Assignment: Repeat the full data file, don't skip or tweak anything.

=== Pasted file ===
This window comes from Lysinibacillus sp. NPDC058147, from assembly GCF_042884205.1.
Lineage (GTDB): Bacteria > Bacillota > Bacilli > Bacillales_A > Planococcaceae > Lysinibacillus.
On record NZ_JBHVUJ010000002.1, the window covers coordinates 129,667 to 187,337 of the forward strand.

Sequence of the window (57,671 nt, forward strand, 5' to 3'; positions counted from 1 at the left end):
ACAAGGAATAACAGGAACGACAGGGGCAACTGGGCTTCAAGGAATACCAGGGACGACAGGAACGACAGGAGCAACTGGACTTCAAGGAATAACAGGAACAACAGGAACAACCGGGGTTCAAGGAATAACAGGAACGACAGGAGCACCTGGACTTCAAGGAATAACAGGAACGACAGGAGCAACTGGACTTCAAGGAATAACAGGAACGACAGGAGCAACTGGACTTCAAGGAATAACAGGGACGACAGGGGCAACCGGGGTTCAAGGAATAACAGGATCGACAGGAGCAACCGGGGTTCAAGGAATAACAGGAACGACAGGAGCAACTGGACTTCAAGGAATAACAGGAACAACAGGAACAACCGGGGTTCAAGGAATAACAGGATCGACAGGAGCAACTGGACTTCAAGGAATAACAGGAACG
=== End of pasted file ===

This window comes from Lysinibacillus sp. NPDC058147, from assembly GCF_042884205.1.
Lineage (GTDB): Bacteria > Bacillota > Bacilli > Bacillales_A > Planococcaceae > Lysinibacillus.
On record NZ_JBHVUJ010000002.1, the window covers coordinates 129,667 to 187,337 of the forward strand.

Sequence of the window (57,671 nt, forward strand, 5' to 3'; positions counted from 1 at the left end):
ACAAGGAATAACAGGAACGACAGGGGCAACTGGGCTTCAAGGAATACCAGGGACGACAGGAACGACAGGAGCAACTGGACTTCAAGGAATAACAGGAACAACAGGAACAACCGGGGTTCAAGGAATAACAGGAACGACAGGAGCACCTGGACTTCAAGGAATAACAGGAACGACAGGAGCAACTGGACTTCAAGGAATAACAGGAACGACAGGAGCAACTGGACTTCAAGGAATAACAGGGACGACAGGGGCAACCGGGGTTCAAGGAATAACAGGATCGACAGGAGCAACCGGGGTTCAAGGAATAACAGGAACGACAGGAGCAACTGGACTTCAAGGAATAACAGGAACAACAGGAACAACCGGGGTTCAAGGAATAACAGGATCGACAGGAGCAACTGGACTTCAAGGAATAACAGGAACG